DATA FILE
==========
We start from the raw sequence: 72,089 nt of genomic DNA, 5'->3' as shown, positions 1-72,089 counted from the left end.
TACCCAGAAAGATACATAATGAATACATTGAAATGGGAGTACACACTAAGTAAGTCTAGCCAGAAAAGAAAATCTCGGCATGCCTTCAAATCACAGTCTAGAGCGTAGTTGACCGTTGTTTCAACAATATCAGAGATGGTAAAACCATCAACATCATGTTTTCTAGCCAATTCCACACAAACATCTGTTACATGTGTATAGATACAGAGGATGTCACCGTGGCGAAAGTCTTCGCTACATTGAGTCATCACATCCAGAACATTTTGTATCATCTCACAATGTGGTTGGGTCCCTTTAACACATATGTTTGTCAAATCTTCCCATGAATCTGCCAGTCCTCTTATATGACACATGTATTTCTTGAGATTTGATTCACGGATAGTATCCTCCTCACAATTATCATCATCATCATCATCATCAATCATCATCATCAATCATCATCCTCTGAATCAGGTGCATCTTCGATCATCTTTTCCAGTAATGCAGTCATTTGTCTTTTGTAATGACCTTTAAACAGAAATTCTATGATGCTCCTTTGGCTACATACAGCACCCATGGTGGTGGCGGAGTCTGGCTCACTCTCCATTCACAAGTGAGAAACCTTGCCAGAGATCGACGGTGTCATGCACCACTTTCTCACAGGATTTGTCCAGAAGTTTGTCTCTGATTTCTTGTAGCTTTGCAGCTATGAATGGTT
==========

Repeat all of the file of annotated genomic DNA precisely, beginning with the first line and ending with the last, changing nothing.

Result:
We start from the raw sequence: 72,089 nt of genomic DNA, 5'->3' as shown, positions 1-72,089 counted from the left end.
TACCCAGAAAGATACATAATGAATACATTGAAATGGGAGTACACACTAAGTAAGTCTAGCCAGAAAAGAAAATCTCGGCATGCCTTCAAATCACAGTCTAGAGCGTAGTTGACCGTTGTTTCAACAATATCAGAGATGGTAAAACCATCAACATCATGTTTTCTAGCCAATTCCACACAAACATCTGTTACATGTGTATAGATACAGAGGATGTCACCGTGGCGAAAGTCTTCGCTACATTGAGTCATCACATCCAGAACATTTTGTATCATCTCACAATGTGGTTGGGTCCCTTTAACACATATGTTTGTCAAATCTTCCCATGAATCTGCCAGTCCTCTTATATGACACATGTATTTCTTGAGATTTGATTCACGGATAGTATCCTCCTCACAATTATCATCATCATCATCATCATCAATCATCATCATCAATCATCATCCTCTGAATCAGGTGCATCTTCGATCATCTTTTCCAGTAATGCAGTCATTTGTCTTTTGTAATGACCTTTAAACAGAAATTCTATGATGCTCCTTTGGCTACATACAGCACCCATGGTGGTGGCGGAGTCTGGCTCACTCTCCATTCACAAGTGAGAAACCTTGCCAGAGATCGACGGTGTCATGCACCACTTTCTCACAGGATTTGTCCAGAAGTTTGTCTCTGATTTCTTGTAGCTTTGCAGCTATGAATGGTT